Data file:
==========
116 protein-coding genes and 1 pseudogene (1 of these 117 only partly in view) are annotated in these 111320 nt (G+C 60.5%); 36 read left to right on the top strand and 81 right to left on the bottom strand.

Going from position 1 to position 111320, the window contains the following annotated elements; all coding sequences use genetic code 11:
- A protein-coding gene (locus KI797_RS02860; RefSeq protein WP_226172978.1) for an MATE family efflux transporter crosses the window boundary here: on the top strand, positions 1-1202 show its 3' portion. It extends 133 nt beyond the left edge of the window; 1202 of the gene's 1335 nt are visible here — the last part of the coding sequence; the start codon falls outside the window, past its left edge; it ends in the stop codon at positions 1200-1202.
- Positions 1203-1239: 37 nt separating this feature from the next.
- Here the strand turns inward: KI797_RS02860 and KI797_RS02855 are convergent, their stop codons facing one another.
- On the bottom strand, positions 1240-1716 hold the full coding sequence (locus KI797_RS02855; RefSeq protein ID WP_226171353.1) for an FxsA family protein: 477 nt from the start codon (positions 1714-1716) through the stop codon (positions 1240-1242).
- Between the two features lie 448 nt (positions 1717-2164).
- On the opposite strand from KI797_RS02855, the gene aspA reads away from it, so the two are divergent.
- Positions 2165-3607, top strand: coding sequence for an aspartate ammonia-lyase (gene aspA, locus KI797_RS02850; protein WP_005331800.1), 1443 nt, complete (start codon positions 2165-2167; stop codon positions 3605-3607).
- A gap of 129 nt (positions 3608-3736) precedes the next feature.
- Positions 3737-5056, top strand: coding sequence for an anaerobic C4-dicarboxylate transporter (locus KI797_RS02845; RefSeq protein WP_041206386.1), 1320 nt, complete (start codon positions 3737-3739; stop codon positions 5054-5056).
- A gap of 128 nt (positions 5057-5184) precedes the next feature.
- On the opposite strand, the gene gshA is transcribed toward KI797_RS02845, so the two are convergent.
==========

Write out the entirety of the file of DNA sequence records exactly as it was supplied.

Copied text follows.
116 protein-coding genes and 1 pseudogene (1 of these 117 only partly in view) are annotated in these 111320 nt (G+C 60.5%); 36 read left to right on the top strand and 81 right to left on the bottom strand.

Going from position 1 to position 111320, the window contains the following annotated elements; all coding sequences use genetic code 11:
- A protein-coding gene (locus KI797_RS02860; RefSeq protein WP_226172978.1) for an MATE family efflux transporter crosses the window boundary here: on the top strand, positions 1-1202 show its 3' portion. It extends 133 nt beyond the left edge of the window; 1202 of the gene's 1335 nt are visible here — the last part of the coding sequence; the start codon falls outside the window, past its left edge; it ends in the stop codon at positions 1200-1202.
- Positions 1203-1239: 37 nt separating this feature from the next.
- Here the strand turns inward: KI797_RS02860 and KI797_RS02855 are convergent, their stop codons facing one another.
- On the bottom strand, positions 1240-1716 hold the full coding sequence (locus KI797_RS02855; RefSeq protein ID WP_226171353.1) for an FxsA family protein: 477 nt from the start codon (positions 1714-1716) through the stop codon (positions 1240-1242).
- Between the two features lie 448 nt (positions 1717-2164).
- On the opposite strand from KI797_RS02855, the gene aspA reads away from it, so the two are divergent.
- Positions 2165-3607, top strand: coding sequence for an aspartate ammonia-lyase (gene aspA, locus KI797_RS02850; protein WP_005331800.1), 1443 nt, complete (start codon positions 2165-2167; stop codon positions 3605-3607).
- A gap of 129 nt (positions 3608-3736) precedes the next feature.
- Positions 3737-5056, top strand: coding sequence for an anaerobic C4-dicarboxylate transporter (locus KI797_RS02845; RefSeq protein WP_041206386.1), 1320 nt, complete (start codon positions 3737-3739; stop codon positions 5054-5056).
- A gap of 128 nt (positions 5057-5184) precedes the next feature.
- On the opposite strand, the gene gshA is transcribed toward KI797_RS02845, so the two are convergent.